Mero and co-workers proposed a different method in order to introduce an aldehyde group in the polymer backbone without altering the polymer integrity [65]. HA was modified with the 4-amino butyraldehyde diethyl acetal spacer (Figure 11, Panel C). The acetal spacer was chosen first, because it contains a protected aldehyde functionality that avoids the instability issue of aldehyde groups during long-term storage. In fact, the HA-acetal derivative can be easily deprotected to prepare the aldehyde active form just when required for a protein conjugation. Secondly, the butyraldehyde group is less reactive than other shorter aliphatic aldehydes, namely propyl or ethyl aldehydes [83], thus allowing for a better selectivity of the coupling reaction towards the protein N-terminus. Thirdly, the degree of functionalization can be easily determined by 1H-NMR, where the typical signal of the methyl moieties in the acetal group is compared to the acetyl signal of HA. The applicability of the method was firstly verified on model proteins, trypsin and ribonuclease. HA-acetal, hydrolyzed in acidic conditions to aldehyde, was directly added to protein solutions, and then, the conjugates were purified by gel filtration chromatography. In vitro studies demonstrated that the polymer does not affect both the enzymatic activity of conjugated enzymes and their thermal stabilities. In particular, for trypsin, the polymer reduces the typical autolysis process, and after incubation in physiological conditions at 37 °C for 6 h, the free enzyme has lost more than 90% of activity, whereas for the conjugate, the activity was of 34%. HA-acetal was also conjugated to two important pharmaceutical proteins: insulin (INS) and IFNα. Two HA–INS conjugates were synthetized with different drug payloads. The in vivo study on diabetic rats demonstrated that the conjugate with a minor degree of INS loading had a glucose lowering effect up to 6 h, while free INS exhausted its action after 1 h. Unexpectedly, the HA conjugate with the higher INS loading showed no significant effect on the glucose titer. Probably the higher insulin loading led to a steric entanglement affecting the receptor/protein recognition.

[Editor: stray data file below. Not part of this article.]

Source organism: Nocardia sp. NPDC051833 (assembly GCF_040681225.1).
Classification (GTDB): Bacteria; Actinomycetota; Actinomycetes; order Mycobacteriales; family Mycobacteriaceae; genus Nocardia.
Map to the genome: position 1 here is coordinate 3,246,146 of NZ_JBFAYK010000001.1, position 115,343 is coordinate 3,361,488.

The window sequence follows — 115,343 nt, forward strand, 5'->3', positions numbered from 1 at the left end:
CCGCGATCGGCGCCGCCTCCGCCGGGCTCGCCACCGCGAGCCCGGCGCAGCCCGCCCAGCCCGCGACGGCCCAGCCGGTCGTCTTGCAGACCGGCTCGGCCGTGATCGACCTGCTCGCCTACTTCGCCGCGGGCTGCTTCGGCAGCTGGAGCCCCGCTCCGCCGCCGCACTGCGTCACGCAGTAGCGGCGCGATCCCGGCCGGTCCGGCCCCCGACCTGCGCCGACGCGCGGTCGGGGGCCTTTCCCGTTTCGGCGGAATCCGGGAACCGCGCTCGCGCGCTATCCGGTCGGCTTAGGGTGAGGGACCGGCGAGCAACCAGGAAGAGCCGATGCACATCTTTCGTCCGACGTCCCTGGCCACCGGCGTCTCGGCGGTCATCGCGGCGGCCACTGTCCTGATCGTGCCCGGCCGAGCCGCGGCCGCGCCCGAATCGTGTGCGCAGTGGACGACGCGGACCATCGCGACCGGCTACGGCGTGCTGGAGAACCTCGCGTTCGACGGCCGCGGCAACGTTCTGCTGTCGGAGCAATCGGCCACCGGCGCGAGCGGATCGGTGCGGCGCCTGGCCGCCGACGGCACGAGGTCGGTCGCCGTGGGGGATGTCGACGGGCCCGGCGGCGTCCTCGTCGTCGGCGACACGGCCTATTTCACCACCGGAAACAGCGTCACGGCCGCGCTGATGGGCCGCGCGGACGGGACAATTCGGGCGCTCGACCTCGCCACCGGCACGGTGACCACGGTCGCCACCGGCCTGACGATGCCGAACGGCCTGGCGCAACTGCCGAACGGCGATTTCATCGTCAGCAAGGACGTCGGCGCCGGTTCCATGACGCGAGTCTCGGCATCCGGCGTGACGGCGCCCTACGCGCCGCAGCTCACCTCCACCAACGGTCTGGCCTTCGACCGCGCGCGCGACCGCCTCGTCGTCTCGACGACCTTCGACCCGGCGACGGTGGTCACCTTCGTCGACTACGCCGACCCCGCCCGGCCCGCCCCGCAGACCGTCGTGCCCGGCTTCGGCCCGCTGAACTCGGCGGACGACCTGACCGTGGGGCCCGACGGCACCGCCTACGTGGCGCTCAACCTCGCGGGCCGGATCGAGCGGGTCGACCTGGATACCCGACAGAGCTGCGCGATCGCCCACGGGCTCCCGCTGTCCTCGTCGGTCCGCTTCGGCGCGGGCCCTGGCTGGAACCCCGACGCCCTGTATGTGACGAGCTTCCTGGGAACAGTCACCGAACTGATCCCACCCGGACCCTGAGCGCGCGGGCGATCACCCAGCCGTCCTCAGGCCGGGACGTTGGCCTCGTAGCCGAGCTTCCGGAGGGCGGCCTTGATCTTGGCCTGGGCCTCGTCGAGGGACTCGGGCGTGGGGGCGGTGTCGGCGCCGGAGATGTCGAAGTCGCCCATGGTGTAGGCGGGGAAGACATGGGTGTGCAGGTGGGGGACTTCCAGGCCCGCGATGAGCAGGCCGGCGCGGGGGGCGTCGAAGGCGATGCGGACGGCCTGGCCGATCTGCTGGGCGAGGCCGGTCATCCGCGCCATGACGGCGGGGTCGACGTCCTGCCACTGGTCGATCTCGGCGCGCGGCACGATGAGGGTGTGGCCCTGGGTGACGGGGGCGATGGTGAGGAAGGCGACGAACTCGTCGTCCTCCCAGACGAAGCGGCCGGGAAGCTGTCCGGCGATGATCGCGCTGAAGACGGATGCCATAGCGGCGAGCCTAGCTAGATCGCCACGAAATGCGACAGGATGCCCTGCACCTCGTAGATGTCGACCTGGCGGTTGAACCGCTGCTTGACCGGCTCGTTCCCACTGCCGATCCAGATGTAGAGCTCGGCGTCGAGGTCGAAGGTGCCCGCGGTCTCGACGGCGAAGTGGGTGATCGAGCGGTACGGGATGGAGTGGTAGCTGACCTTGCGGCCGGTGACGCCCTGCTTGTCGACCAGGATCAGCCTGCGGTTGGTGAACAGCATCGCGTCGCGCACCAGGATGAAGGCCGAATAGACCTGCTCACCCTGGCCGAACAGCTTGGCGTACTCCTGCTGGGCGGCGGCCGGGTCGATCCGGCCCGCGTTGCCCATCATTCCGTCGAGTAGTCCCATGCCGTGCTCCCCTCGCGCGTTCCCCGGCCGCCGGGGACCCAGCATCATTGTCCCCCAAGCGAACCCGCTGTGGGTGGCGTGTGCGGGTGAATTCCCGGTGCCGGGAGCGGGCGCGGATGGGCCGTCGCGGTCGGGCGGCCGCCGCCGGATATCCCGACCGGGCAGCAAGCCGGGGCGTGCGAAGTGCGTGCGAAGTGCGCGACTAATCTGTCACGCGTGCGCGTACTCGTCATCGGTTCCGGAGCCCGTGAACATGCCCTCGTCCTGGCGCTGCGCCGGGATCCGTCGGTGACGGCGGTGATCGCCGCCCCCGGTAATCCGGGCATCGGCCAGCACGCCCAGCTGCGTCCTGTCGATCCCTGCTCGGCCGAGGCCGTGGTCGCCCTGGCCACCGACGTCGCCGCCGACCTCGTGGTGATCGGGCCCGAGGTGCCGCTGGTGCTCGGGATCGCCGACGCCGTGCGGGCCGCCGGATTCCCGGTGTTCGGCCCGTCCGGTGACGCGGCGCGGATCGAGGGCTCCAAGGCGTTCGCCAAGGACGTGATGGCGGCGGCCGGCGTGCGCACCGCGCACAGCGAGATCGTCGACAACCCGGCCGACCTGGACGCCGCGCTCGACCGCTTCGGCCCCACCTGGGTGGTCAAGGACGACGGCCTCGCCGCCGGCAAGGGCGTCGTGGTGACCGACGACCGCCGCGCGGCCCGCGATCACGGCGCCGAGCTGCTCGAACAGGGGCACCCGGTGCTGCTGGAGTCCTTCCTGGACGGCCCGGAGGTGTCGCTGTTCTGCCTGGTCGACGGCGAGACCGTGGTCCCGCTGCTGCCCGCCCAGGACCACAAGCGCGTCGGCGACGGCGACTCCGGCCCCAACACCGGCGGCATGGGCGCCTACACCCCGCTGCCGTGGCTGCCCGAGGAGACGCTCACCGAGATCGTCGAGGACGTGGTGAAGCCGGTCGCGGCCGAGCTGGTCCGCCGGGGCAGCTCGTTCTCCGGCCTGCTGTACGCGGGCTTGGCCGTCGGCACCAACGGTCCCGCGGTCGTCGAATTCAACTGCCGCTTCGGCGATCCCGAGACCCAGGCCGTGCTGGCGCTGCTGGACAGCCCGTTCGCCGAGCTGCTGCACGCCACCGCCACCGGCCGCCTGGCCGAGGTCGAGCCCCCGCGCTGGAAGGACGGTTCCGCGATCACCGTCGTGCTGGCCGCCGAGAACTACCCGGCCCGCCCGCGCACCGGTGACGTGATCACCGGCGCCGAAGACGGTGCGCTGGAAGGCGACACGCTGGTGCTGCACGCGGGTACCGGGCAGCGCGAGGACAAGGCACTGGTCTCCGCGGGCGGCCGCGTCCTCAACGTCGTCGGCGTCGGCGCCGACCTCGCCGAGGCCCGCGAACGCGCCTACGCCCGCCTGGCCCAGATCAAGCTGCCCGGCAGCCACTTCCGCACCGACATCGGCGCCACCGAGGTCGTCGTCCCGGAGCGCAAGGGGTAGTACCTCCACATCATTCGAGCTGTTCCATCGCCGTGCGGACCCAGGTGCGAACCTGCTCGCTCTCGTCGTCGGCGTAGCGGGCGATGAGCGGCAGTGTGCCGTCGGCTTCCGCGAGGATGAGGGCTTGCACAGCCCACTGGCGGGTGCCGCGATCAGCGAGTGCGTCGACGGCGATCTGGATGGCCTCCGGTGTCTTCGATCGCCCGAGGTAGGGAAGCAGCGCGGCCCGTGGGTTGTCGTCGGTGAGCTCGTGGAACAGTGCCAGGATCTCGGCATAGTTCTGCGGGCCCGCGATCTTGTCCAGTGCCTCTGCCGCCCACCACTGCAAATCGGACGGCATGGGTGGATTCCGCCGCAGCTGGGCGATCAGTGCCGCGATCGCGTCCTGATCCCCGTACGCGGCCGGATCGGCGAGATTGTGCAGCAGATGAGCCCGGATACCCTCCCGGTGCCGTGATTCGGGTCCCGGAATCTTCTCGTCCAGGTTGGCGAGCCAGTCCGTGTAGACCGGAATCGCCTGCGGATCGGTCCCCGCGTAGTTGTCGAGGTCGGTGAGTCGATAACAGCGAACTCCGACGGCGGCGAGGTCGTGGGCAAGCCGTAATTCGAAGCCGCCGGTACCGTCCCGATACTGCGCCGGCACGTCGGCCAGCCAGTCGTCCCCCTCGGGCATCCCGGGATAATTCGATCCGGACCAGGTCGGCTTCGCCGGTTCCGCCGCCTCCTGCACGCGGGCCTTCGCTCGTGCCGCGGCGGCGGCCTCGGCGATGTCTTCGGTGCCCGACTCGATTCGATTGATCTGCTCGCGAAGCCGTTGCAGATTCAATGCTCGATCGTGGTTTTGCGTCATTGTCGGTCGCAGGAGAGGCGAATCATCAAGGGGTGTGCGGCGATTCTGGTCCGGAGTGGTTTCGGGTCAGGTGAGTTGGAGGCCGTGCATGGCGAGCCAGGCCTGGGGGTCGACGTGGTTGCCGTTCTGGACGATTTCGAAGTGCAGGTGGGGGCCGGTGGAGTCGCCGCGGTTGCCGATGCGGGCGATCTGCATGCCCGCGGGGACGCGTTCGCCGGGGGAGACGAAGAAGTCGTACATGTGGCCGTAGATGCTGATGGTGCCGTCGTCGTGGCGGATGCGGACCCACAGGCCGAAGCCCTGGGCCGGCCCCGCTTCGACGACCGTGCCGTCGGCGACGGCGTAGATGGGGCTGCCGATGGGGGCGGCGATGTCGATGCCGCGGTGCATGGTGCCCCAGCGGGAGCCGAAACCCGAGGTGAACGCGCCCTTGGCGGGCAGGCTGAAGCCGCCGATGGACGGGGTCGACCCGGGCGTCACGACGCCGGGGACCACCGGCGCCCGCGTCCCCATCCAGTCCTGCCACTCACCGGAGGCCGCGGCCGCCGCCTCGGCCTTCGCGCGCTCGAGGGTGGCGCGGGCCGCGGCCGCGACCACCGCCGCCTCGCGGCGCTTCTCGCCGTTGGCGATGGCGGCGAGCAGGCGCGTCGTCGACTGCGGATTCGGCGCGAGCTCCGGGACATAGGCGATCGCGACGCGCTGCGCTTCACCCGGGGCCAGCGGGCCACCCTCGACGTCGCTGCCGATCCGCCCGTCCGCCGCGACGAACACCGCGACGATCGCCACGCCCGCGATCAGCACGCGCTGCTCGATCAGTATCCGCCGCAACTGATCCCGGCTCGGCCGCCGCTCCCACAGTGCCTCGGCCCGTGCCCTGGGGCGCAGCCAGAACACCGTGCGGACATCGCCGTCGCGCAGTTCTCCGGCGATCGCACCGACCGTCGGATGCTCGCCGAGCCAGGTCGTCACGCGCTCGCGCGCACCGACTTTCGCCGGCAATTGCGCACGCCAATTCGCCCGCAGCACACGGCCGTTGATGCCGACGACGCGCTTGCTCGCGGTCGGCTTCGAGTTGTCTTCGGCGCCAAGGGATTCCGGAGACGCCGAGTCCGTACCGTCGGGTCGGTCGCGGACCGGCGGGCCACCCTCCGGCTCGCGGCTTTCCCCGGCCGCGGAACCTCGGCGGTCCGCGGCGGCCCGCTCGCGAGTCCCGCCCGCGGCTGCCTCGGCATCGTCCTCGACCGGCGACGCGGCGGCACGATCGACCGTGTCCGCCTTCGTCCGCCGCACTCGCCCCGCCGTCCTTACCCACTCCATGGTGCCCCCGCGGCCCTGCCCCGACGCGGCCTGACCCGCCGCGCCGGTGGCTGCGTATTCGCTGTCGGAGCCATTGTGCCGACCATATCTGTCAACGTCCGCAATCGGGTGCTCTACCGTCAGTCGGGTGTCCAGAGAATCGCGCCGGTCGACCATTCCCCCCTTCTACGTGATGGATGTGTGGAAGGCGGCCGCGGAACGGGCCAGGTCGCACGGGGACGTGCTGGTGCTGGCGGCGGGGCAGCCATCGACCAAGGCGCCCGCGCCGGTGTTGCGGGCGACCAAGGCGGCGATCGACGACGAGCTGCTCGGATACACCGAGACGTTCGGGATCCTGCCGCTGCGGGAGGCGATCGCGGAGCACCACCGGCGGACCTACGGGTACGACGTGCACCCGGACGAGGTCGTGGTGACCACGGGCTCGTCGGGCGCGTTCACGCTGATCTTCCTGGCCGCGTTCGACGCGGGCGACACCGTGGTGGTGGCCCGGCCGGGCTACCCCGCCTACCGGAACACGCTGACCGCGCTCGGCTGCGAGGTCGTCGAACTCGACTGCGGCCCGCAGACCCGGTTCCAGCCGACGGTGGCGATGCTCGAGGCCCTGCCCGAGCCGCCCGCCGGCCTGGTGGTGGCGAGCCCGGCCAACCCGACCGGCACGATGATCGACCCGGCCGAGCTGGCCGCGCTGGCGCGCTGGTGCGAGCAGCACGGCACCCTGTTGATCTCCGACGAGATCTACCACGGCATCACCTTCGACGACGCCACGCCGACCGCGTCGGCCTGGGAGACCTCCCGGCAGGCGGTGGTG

The rationale that has guided the choice of HA conjugation to IFNα resides in the intrinsic HA targeting to the liver, owing to the recognition by the hyaluronan receptors for endocytosis (HARE) present on liver sinusoidal endothelial cells. This selective delivery could increase the efficacy of IFNα therapy for the treatment of hepatitis. HA–IFNα was synthetized using HA-acetal as reported above. The purified product was tested in vitro for the capacity to inhibit vesicular stomatitis virus replication and cytolysis of VERO target cells, disclosing that the bioconjugate retained about 25% of the original activity [84].

All these findings encouraged the use of HAylation technology for the delivery of other proteins of pharmaceutical interest.

8. Delivery of Protein Mediated by Non-Covalent Conjugation with HA

As already reported above, during the past few decades, many efforts have been devoted to the development of sustained delivery systems for therapeutic proteins. Encapsulation in nanoparticles or hydrogels using inert processes to maintain the pharmacological activity and stability of proteins are the most intensively investigated approaches [85,86]. HA has been extensively employed for these applications thanks to its valuable above-mentioned properties.